Crow black chicken and fly away
There’s longing and lament in some of the soulful songs
When I was a single girl, dressed in clothes so fine,
Now I am a married girl, go ragged all the time
Wish I was a single girl again
When I was a single girl, had shoes of the very best kind
Now I am a married girl, go barefoot all the time
Wish I was a single girl again
Some songs offer images of incredibly skilled lumberjacks doing infinitely challenging tasks
Now, boys, if you will listen, T will sing to you a song,
It’s all about the shanty-boys, and how they get along;
They are a jovial set of boys, so merry and so fine.
They spend a pleasant Winter, in cutting down the pine.
And so the musical continues weaving in stories of wild lumberjacks, rovin’ gamblers, and dreamers of the Delta.
There are farmers, and sailors, likewise mechanics, too,
And all sorts of tradesmen, found with a lumber crew;
The choppers and the sawyers, they lay the timber low.
While the swampers and the skidders, they haul it to and fro.
The cast, Valisia LeKae, Tony Marcus, Rondrell McCormick, Chic Street Man, and Dan Wheetman bring to life all the stories of river folks. They entertain and enthrall, educate and elucidate and keep the audience on the edge of their seats, with foot thumping melodies.
Indeed America is the land of the free but Twain immortalizes the mighty Mississippi as the waters that carried many slaves to freedom, to the Northern states.
I’m comin’ Lord, for my heavenly reward
I’m comin’ home to you, can you see me comin’ thru
Thru clouds of persecution, and stumblin’ on my way
I ‘spect I’m only makin’, ’bout a half a mile a day
Masterfully woven into the lyrics below are subtle references to the operatives of the underground railroad and the markings they left on trees and other landmarks to point the way to freedom.
Well the river bank makes a mighty good road
Dead trees will show you the way
Left foot, peg foot, travelin’ on
Follow the drinkin’ gourd
For the old man is waiting to carry you to freedom
Follow the drinkin’ gourd
Well the river ends, between two hills
Follow the drinkin’ gourd
There’s another river on the other side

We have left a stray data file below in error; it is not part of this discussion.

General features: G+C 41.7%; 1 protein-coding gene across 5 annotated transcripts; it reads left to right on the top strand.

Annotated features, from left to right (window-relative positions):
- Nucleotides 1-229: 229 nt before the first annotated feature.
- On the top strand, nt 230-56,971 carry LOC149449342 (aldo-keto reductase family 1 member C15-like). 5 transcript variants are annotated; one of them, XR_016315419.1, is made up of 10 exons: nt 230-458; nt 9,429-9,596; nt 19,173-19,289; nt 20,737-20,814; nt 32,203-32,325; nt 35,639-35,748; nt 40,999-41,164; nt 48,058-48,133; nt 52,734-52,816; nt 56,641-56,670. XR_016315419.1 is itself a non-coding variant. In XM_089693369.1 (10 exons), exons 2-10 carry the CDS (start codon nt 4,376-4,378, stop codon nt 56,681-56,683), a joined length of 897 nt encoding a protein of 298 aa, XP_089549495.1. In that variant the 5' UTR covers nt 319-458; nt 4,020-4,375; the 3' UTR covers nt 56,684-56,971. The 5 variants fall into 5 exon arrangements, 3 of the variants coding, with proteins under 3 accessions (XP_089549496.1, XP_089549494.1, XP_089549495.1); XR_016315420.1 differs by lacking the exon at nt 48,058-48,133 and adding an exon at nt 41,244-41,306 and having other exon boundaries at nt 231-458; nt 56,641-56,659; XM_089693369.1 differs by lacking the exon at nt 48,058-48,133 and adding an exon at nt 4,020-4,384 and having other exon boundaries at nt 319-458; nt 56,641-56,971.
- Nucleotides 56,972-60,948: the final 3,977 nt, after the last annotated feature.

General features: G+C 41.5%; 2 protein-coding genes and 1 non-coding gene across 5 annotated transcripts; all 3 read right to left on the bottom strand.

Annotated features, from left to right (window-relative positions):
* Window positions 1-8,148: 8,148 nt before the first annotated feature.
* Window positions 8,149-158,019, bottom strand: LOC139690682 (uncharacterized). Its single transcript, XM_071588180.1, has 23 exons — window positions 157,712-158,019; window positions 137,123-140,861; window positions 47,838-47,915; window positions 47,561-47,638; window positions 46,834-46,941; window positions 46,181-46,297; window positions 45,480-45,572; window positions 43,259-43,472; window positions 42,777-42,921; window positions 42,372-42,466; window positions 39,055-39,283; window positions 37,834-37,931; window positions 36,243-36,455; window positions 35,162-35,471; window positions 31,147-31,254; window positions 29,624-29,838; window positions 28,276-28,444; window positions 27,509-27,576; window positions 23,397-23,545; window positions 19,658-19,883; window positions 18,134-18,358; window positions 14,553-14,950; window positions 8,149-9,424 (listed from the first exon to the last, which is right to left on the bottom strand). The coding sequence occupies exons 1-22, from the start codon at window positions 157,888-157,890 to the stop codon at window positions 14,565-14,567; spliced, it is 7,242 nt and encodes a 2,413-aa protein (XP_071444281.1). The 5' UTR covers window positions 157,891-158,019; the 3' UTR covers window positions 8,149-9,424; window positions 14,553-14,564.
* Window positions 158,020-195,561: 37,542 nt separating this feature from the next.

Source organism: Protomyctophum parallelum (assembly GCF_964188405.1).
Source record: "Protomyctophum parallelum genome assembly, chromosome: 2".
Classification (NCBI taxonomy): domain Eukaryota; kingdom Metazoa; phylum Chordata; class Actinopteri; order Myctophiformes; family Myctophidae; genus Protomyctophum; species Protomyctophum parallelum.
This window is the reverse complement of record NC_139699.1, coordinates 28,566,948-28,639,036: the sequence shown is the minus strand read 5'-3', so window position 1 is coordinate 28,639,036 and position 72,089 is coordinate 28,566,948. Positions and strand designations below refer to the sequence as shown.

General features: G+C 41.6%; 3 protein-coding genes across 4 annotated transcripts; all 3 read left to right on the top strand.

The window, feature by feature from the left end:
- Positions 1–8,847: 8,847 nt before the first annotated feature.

Follow the drinkin’ gourd
yearning for more.
The musical does not have a singular plot, motive, or moral But if you look through Twain’s eyes, you shall find plots within plots and plenty of motives and morals. It is small wonder that in Twain’s iconic novel, “Adventures of Huckleberry Finn”, the river becomes both the setting of the novel and its central theme. And as Huck continues on, charting his own course and defining his own morality, the river carries on, offering both it’s umpteen bounty and it’s menace.
I wants to go back to Helena, the high waters got me bogged.
I wants to go back to Helena, the high waters got me bogged.
I woke up early this mornin’, a water hole in my back yard.
They want me to work on the levee, I have to leave my home.
They want to work on the levee, that I have to leave my home.
I was so scared the levee might break out and I may drown.
Twain said, “Travel is fatal to prejudice, bigotry, and narrow-mindedness”. This journey down the Mississippi is an invitation for us to take an honest and also lighthearted look at the world around us. We may learn much and perhaps shed some baggage, if we can travel with Twain for some time, without malice and with genuine curiosity about the world around us. Mark Twain’s River of Song” will be running at Mountain View Center for the Performing Arts, till October 27, 2019. Tickets can be obtained at www.theatreworks.org .
The 39 Steps is a theatrical spoof on the 1915 novel by John Buchan and the 1935 film by Alfred Hitchcock. Authors of the parody, Simon Corble and Nobby Dimon envisioned the theatrical spoof in 1996 and was later rewritten by Patrick Barlow, with four people playing many roles. At Theatreworks, Lance Gardner, Ron Campbell, Cassidy Brown, and Annie Abrams do a fabulous job of quick role changes as the fast paced spoof moves on, drawing the audience into the murder mystery, with a twist.
As the story evolves, Richard Hannay, a man with a boring humdrum life meets an exciting woman who confides in him that she is a spy and requests him to take her to his home. Soon she is mysteriously murdered at his home, leaving the bewildered and scared Hannay to go on the run, both from law enforcement and the people who murdered the spy woman. As Hannay expected, he is accused of murder. As he goes on the run in search of the murderers, Hannay has encounters with constables, spies, village farmers, traveling salesmen, inkeepers, newsboys and he crosses streams, assumes false identity, meets a blonde and even dangles from the bridge. All this makes for lavishly theatrical and hugely hilarious production.
The 39 Steps at Theatreworks, mixes an engrossing masterpiece with juicy characters and hilarious role changes with exciting staging by Leslie Martinson, perfect scenic designs by David Lee Cuthbert, and all the excitement unfolds inside a fast paced whodunit murder mystery, brilliantly directed by Leslie Martinson. This play has been extended to run through September, 22 and tickets are available at www.theatreworks.org .
It’s remarkably powerful, it’s touching, it makes you laugh, it makes you cry, it’s intimate, it’s deeply personal and political at the same time. Based on autobiographical graphic novel by Alison Bechdel, the play Fun Home focuses on the theme of sexual identity. Through very powerful and familial context of father-daughter relationship, the musical explores the cost of living in the closet and the possibilities that open up, on coming out. Fun Home has won several awards including Lucille Lortel Award, Outer Critics Circle Award, Obie, Award, and New York Drama Critics’ Circle Award and has garnered five Tony Awards including “Best Musical”.